Skip to main content
×
×
Home

Information:

  • Access
  • Cited by 40
  • Cited by
    This article has been cited by the following publications. This list is generated based on data provided by CrossRef.

    Dahiya, Dinesh K and Puniya, Anil K 2018. Optimisation of fermentation variables for conjugated linoleic acid bioconversion by Lactobacillus fermentum DDHI27 in modified skim milk. International Journal of Dairy Technology, Vol. 71, Issue. 1, p. 46.

    Moradi, Sajjad Mirzaei, Khadijeh Maghbooli, Zhila Abdurahman, Ahmed A. and Keshavarz, Seyed Ali 2018. Variants in the PPARGC1A Gene may Influence the Effect of Fat Intake on Resting Metabolic Rate in Obese Women. Lipids, Vol. 53, Issue. 3, p. 291.

    Hur, Sun Jin and Park, Yeonhwa 2017. Food Lipids. p. 667.

    Minervini, Fabio Angelis, Maria De and Gobbetti, Marco 2017. Advances in Dairy Products. p. 216.

    Shokryazdan, Parisa Rajion, Mohamed Ali Meng, Goh Yong Boo, Liang Juan Ebrahimi, Mahdi Royan, Maryam Sahebi, Mahbod Azizi, Parisa Abiri, Rambod and Jahromi, Mohammad Faseleh 2017. Conjugated linoleic acid: A potent fatty acid linked to animal and human health. Critical Reviews in Food Science and Nutrition, Vol. 57, Issue. 13, p. 2737.

    Freitas, M. 2017. The Microbiota in Gastrointestinal Pathophysiology. p. 209.

    PINA, Fábio Luiz Cheche RIBEIRO, Alex Silva DODERO, Soraya Rodrigues BARBOSA, Décio Sabbatini CYRINO, Edilson Serpeloni and TIRAPEGUI, Julio 2016. Conjugated linoleic acid supplementation does not maximize motor performance and abdominal and trunk fat loss induced by aerobic training in overweight women. Revista de Nutrição, Vol. 29, Issue. 6, p. 785.

    Kim, Yoo Kim, Jonggun Whang, Kwang-Youn and Park, Yeonhwa 2016. Impact of Conjugated Linoleic Acid (CLA) on Skeletal Muscle Metabolism. Lipids, Vol. 51, Issue. 2, p. 159.

    Shen, Wan and McIntosh, Michael K. 2016. Nutrient Regulation: Conjugated Linoleic Acid's Inflammatory and Browning Properties in Adipose Tissue. Annual Review of Nutrition, Vol. 36, Issue. 1, p. 183.

    Glanville, Julie M. Brown, Sam Shamir, Raanan Szajewska, Hania and Eales, Jacqualyn F. 2015. The scale of the evidence base on the health effects of conventional yogurt consumption: findings of a scoping review. Frontiers in Pharmacology, Vol. 6, Issue. ,

    Benjamin, Sailas Prakasan, Priji Sreedharan, Sajith Wright, Andre-Denis G and Spener, Friedrich 2015. Pros and cons of CLA consumption: an insight from clinical evidences. Nutrition & Metabolism, Vol. 12, Issue. 1, p. 4.

    Wang, Zhenzhen Chen, Yong Luo, Hailing Liu, Xueliang and Liu, Kun 2015. Influence of Restricted Grazing Time Systems on Productive Performance and Fatty Acid Composition of <i>Longissimus dorsi</i> in Growing Lambs. Asian-Australasian Journal of Animal Sciences, Vol. 28, Issue. 8, p. 1105.

    Dahiya, Dinesh Kumar and Puniya, Anil Kumar 2015. Evaluation of Survival, Free Radical Scavenging and Human Enterocyte Adherence Potential of Lactobacilli with Anti-Obesity and Anti-Inflammatory CLA Isomer-Producing Attributes. Journal of Food Processing and Preservation, Vol. 39, Issue. 6, p. 2866.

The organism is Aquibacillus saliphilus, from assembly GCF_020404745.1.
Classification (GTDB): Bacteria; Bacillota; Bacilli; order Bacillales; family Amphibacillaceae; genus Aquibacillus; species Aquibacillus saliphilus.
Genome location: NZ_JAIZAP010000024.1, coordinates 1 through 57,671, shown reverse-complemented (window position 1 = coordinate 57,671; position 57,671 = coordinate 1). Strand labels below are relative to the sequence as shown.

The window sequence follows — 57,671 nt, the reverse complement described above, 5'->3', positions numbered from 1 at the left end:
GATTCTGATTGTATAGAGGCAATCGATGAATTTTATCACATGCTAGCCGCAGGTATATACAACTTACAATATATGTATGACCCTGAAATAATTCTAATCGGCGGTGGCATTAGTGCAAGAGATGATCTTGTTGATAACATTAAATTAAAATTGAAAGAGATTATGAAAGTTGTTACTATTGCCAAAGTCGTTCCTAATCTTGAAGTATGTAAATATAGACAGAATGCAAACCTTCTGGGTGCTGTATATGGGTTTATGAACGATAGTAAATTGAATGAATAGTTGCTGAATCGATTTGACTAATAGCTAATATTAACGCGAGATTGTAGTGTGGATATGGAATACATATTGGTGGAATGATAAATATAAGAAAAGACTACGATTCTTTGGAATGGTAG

Derakhshande-Rishehri, Seyede-Masome Mansourian, Marjan Kelishadi, Roya and Heidari-Beni, Motahar 2015. Association of foods enriched in conjugated linoleic acid (CLA) and CLA supplements with lipid profile in human studies: a systematic review and meta-analysis. Public Health Nutrition, Vol. 18, Issue. 11, p. 2041.

    Salamon, R V Albert, I András, C D Csapó, J and Ibănescu, C 2015. Preliminary observations on the effects of milk fortification with conjugated linoleic acid in yogurt preparation. Journal of Physics: Conference Series, Vol. 602, Issue. , p. 012017.

    Li, Shi-Li Ma, Shu-Yu Xu, Bin-Rui Fan, Zhi-Ying Li, Mei-Juan Cao, Wen-Guang and Gou, Ke-Mian 2015. Effects oftrans-10,cis-12-conjugated linoleic acid on mice are influenced by the dietary fat content and the degree of murine obesity. European Journal of Lipid Science and Technology, Vol. 117, Issue. 12, p. 1908.

    Dong, Gui-Fang Zou, Qi Wang, Huan Huang, Feng Liu, Xiao-Chun Chen, Lu Yang, Chao-Yu and Yang, Yan-ou 2014. Conjugated linoleic acid differentially modulates growth, tissue lipid deposition, and gene expression involved in the lipid metabolism of grass carp. Aquaculture, Vol. 432, Issue. , p. 181.

    Ramiah, Suriya Kumari Meng, Goh Yong Sheau Wei, Tan Swee Keong, Yeap and Ebrahimi, Mahdi 2014. Dietary Conjugated Linoleic Acid Supplementation Leads to Downregulation of PPAR Transcription in Broiler Chickens and Reduction of Adipocyte Cellularity. PPAR Research, Vol. 2014, Issue. , p. 1.

    Sari, EK Bakir, B Aydin, BD and Sozmen, M 2014. The effects of kefir, koumiss, yogurt and commercial probiotic formulations on PPARα and PPAR-β/δ expressions in mouse kidney. Biotechnic & Histochemistry, Vol. 89, Issue. 4, p. 287.

    Park, Yeonhwa 2014. Nutrition in the Prevention and Treatment of Abdominal Obesity. p. 429.

    ×

Actions:

      • Send article to Kindle

        To send this article to your Kindle, first ensure no-reply@cambridge.org is added to your Approved Personal Document E-mail List under your Personal Document Settings on the Manage Your Content and Devices page of your Amazon account. Then enter the ‘name’ part of your Kindle email address below. Find out more about sending to your Kindle. Find out more about sending to your Kindle.